We bet you all know that human evolution chart we were shown in a biology class. We start as apes, grow taller and taller and then end up…hunched behind a computer? Hmm, is something wrong with this picture or is it just us?
With all innovations, new technology and communication methods moving forward with the speed of light, there is something that is not moving much these days. And that would be all of the ambitious people pushing extra office hours behind laptops, tablets and mobile phones. Did you ever wonder why there is that annoying aching in your neck you can’t get rid of? Or a painful twinge in your lower back?
Because we wanted to know how to get rid of these unpleasant sensations in our body, we decided to pay a visit to Matej Bunderla a personal trainer from Millenium gym, to get some advice on the subject. It seems like spine and back problems are even more common than we thought and a lot of people struggle with keeping their body in balance.
When you sit and slouch, your spine curves like a macaroni noodle, your neck bends in an unnatural angle and your muscles begin to stiff and shorten.
Parts of the body that get most affected by this “modern posture” are:
- Back thigh muscles
- Iliopsoas muscle
- Chest muscles
- Abdominal muscles
- Lower back muscles
- Upper back muscles
They all need to be stretched and toned, so the spine remains strong and neck straight. It doesn’t take much, but because of our busy lifestyles we tend to skip it, even though we don’t require any special equipment. We should stretch throughout the day, reminding ourselves every hour to stand up, straighten our spine, correct our posture and get back to our tasks. Take 1 or 2 breaks for the short stretching sessions we prepared for you. We promise they take less than 10 min.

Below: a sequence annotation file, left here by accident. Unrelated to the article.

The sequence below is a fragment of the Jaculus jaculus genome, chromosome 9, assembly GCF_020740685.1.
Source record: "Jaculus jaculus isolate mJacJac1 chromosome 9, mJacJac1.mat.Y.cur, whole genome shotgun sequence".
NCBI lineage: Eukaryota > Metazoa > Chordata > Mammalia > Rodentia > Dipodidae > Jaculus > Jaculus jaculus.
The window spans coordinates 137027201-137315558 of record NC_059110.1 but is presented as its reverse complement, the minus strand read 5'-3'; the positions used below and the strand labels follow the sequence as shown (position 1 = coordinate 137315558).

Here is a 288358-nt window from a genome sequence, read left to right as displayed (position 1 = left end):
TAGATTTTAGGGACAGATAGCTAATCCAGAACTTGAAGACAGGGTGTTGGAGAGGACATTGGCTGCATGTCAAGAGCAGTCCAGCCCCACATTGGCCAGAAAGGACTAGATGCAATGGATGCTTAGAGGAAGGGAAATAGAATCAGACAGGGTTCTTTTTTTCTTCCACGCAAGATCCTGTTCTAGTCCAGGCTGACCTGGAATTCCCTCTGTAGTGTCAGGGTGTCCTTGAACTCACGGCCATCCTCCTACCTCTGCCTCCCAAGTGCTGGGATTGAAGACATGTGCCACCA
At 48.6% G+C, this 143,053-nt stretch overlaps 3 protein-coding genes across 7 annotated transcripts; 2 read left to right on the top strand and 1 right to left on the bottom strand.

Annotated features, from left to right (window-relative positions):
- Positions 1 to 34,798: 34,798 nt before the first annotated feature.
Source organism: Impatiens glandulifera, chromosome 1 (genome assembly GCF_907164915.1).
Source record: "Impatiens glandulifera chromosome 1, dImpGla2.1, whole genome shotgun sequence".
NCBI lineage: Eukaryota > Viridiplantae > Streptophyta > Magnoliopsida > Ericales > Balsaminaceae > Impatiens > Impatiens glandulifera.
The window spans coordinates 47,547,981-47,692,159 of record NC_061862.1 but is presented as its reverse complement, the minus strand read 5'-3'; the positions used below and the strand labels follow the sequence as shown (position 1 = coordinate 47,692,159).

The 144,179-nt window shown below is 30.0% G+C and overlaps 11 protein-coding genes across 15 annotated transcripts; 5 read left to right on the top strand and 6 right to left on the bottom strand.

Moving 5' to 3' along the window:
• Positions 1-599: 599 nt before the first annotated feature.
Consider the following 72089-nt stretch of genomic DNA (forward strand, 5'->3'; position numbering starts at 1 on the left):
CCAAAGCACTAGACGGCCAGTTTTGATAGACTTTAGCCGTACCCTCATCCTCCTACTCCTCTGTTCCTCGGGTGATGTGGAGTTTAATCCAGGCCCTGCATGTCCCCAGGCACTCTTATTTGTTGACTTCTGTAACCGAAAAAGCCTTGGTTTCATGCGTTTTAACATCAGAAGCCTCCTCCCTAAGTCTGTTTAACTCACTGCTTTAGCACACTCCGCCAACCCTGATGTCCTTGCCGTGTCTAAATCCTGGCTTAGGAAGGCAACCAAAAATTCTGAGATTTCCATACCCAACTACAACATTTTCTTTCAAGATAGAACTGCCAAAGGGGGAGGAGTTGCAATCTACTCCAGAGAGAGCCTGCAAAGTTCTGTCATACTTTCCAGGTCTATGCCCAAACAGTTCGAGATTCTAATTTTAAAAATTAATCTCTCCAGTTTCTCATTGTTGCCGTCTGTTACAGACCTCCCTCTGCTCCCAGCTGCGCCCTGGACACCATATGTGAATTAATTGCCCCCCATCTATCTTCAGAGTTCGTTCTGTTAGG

All the stretching exercises demonstrated below can be done on a chair, by the wall and occasionally on the floor of your office (just make sure it’s clean and you have a yoga mat stored somewhere near.).
Stretch your palms and fingers that are stiff from holding a mouse and typing on various keyboards. First stretch your left hand in front of you, like signaling a “stop sign”, then pull it back with your right hand. Repeat on the other hand.Keep your hands stretched in front of you and now turn your left palm downwards and pull it towards your chest with your right arm. This will stretch the upper part. Repeat on the other hand.
Interlace your fingers and bring them overhead. Lean to the right and left while keeping your chest facing forward.
Pull your head towards your left and right shoulder stretching the neck muscles. Do not push your head down to your chest in the middle, because this is the posture you are constantly using while on the computer.
Step to the edge of wall and press your left arm into it, with elbow forming a 90 degree angle. Place your right arm on your chest and twist your body to the right. Repeat with the right arm on the wall.
To stretch your leg muscles use your office chair and put your foot on the edge of the seat. Bend down with your back straight until you feel a comfortable stretch along your thighs. Repeat with the other leg.
Keeping your chair in place, turn around and raise one of your legs up to the seat, sinking into a lunge. If the chair has wheels, you can use it to slide a bit back into the posture, but be careful not to fall over and keep your front leg stable. You can always do a lunge placing both feet on the floor or using straps in the gym.
Another good exercise is to sit on your chair, pull one of your ankles on the knee, and use the leg to pull your torso downward. Repeat with the other leg as well.
Get your yoga mat out and place it by your table. Get on your knees and do a cat pose. Straighten your back and look up on the inhale, then curve your back and tuck your chin on the exhale
Lay down on the mat and bring your palms to your shoulders. Push up and raise your chest. After relaxing 30 seconds bring your body back on the feet and extend the arms in front of you.